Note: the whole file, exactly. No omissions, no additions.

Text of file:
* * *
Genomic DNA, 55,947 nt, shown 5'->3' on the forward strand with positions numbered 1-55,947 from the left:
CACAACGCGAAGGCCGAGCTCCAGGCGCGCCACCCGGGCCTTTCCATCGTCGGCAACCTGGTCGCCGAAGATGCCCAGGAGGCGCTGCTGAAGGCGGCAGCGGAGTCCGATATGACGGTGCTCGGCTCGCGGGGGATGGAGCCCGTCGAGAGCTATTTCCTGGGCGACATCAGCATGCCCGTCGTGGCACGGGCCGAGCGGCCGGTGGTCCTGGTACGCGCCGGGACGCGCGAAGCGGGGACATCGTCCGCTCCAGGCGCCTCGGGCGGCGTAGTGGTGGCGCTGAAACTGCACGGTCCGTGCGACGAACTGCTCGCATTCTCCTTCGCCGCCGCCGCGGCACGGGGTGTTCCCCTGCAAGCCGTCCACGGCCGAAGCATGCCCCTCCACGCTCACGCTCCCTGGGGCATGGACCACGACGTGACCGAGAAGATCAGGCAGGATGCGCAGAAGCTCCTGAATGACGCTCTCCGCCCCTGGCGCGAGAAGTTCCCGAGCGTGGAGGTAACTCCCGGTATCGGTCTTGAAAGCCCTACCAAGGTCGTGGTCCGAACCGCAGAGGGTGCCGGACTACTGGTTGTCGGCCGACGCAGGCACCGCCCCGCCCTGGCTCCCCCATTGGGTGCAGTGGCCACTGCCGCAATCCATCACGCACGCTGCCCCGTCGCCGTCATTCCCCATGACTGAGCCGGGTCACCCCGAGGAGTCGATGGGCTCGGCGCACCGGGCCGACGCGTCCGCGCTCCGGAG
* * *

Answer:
Genomic DNA, 55,947 nt, shown 5'->3' on the forward strand with positions numbered 1-55,947 from the left:
CACAACGCGAAGGCCGAGCTCCAGGCGCGCCACCCGGGCCTTTCCATCGTCGGCAACCTGGTCGCCGAAGATGCCCAGGAGGCGCTGCTGAAGGCGGCAGCGGAGTCCGATATGACGGTGCTCGGCTCGCGGGGGATGGAGCCCGTCGAGAGCTATTTCCTGGGCGACATCAGCATGCCCGTCGTGGCACGGGCCGAGCGGCCGGTGGTCCTGGTACGCGCCGGGACGCGCGAAGCGGGGACATCGTCCGCTCCAGGCGCCTCGGGCGGCGTAGTGGTGGCGCTGAAACTGCACGGTCCGTGCGACGAACTGCTCGCATTCTCCTTCGCCGCCGCCGCGGCACGGGGTGTTCCCCTGCAAGCCGTCCACGGCCGAAGCATGCCCCTCCACGCTCACGCTCCCTGGGGCATGGACCACGACGTGACCGAGAAGATCAGGCAGGATGCGCAGAAGCTCCTGAATGACGCTCTCCGCCCCTGGCGCGAGAAGTTCCCGAGCGTGGAGGTAACTCCCGGTATCGGTCTTGAAAGCCCTACCAAGGTCGTGGTCCGAACCGCAGAGGGTGCCGGACTACTGGTTGTCGGCCGACGCAGGCACCGCCCCGCCCTGGCTCCCCCATTGGGTGCAGTGGCCACTGCCGCAATCCATCACGCACGCTGCCCCGTCGCCGTCATTCCCCATGACTGAGCCGGGTCACCCCGAGGAGTCGATGGGCTCGGCGCACCGGGCCGACGCGTCCGCGCTCCGGAG